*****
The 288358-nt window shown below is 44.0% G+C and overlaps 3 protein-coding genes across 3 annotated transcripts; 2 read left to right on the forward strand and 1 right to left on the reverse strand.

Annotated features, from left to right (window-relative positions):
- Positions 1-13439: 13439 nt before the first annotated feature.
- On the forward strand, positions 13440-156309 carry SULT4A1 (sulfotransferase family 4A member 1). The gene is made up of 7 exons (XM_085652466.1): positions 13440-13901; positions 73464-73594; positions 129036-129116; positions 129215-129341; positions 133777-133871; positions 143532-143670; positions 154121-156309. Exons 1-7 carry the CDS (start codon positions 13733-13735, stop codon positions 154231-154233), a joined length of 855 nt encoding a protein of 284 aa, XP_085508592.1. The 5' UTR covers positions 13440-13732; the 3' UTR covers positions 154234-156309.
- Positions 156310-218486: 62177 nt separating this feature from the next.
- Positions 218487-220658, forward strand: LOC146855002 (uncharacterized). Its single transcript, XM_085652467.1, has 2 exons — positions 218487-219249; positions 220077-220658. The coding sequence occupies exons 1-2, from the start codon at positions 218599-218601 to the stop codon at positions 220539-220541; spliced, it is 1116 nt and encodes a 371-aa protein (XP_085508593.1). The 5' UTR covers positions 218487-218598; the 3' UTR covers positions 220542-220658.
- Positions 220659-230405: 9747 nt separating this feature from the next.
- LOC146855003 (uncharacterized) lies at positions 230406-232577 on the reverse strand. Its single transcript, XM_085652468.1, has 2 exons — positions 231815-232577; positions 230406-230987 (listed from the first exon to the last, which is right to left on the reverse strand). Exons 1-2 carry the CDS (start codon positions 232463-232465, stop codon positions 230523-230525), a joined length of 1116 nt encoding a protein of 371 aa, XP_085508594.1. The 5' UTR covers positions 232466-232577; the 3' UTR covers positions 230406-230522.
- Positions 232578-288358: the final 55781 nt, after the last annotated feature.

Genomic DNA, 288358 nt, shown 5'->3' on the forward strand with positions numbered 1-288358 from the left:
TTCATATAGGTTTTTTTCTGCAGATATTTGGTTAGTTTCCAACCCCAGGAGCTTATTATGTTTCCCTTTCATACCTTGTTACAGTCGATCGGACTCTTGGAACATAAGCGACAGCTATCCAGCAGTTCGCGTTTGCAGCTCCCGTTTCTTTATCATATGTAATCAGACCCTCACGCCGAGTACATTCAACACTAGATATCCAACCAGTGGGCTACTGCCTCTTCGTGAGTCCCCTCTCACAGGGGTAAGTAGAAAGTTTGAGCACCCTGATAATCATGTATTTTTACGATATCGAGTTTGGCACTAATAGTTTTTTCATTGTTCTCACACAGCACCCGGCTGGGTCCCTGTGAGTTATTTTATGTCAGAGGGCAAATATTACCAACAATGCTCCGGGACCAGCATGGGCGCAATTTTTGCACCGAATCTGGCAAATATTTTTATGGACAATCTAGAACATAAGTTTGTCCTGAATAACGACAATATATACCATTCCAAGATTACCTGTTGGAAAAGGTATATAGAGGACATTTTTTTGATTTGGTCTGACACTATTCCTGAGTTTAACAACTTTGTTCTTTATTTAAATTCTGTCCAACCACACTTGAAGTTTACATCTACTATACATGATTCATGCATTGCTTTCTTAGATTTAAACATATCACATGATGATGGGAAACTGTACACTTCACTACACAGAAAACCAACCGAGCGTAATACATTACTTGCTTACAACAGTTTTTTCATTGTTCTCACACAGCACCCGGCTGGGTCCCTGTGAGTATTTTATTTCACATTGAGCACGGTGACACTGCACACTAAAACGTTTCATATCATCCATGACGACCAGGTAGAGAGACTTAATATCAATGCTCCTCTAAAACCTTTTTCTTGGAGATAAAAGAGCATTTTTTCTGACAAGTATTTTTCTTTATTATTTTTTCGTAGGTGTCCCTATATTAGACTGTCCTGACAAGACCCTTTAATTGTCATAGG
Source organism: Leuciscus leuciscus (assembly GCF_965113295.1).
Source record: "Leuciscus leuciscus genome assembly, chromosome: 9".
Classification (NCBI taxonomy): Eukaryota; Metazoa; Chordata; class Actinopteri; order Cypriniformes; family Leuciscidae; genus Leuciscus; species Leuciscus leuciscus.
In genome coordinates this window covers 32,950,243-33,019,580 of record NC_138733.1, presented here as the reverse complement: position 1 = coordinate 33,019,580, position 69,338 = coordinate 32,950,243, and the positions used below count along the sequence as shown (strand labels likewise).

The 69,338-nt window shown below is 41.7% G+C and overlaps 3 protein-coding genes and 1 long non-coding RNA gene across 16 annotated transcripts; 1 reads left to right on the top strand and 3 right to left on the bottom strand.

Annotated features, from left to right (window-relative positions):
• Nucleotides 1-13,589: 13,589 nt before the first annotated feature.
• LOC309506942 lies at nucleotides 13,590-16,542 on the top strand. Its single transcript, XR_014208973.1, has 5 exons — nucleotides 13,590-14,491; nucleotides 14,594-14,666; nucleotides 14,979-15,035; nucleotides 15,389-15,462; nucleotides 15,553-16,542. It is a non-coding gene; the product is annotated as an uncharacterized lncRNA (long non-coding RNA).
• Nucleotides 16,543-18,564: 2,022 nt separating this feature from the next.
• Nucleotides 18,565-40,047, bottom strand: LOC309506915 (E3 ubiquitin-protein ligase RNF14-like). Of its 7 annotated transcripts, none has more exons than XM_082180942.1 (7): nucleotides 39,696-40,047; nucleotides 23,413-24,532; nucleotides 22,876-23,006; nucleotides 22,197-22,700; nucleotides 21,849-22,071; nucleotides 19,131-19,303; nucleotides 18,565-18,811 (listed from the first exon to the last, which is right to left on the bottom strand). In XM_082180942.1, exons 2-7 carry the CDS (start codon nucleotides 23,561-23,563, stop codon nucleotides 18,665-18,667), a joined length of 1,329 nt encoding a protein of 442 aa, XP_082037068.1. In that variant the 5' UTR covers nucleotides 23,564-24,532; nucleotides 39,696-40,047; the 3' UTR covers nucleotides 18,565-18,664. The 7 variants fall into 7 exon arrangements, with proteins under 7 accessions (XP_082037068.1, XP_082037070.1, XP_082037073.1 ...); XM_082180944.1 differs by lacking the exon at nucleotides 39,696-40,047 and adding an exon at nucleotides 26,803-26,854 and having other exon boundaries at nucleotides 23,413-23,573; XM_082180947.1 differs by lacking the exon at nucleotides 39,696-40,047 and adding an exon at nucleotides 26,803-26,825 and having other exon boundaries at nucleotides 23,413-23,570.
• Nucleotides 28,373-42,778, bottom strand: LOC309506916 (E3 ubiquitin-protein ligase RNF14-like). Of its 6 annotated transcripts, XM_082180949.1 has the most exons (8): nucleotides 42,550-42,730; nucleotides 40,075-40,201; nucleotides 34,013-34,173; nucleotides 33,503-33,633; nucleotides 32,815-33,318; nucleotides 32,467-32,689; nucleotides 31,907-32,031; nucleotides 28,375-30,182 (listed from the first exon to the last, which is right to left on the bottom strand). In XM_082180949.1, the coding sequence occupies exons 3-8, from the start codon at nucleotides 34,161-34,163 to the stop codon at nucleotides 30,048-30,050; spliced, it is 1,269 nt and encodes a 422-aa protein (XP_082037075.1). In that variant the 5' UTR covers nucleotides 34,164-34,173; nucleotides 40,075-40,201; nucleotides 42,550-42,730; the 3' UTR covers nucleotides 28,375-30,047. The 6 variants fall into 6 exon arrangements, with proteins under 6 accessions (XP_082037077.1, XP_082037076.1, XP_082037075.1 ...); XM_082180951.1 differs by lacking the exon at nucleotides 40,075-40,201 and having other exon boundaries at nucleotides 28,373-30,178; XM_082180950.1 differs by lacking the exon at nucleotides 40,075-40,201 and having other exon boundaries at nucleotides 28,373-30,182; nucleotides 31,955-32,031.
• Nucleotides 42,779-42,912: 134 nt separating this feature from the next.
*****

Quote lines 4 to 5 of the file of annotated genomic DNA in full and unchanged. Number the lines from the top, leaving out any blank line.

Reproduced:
- On the forward strand, positions 13440-156309 carry SULT4A1 (sulfotransferase family 4A member 1). The gene is made up of 7 exons (XM_085652466.1): positions 13440-13901; positions 73464-73594; positions 129036-129116; positions 129215-129341; positions 133777-133871; positions 143532-143670; positions 154121-156309. Exons 1-7 carry the CDS (start codon positions 13733-13735, stop codon positions 154231-154233), a joined length of 855 nt encoding a protein of 284 aa, XP_085508592.1. The 5' UTR covers positions 13440-13732; the 3' UTR covers positions 154234-156309.
- Positions 156310-218486: 62177 nt separating this feature from the next.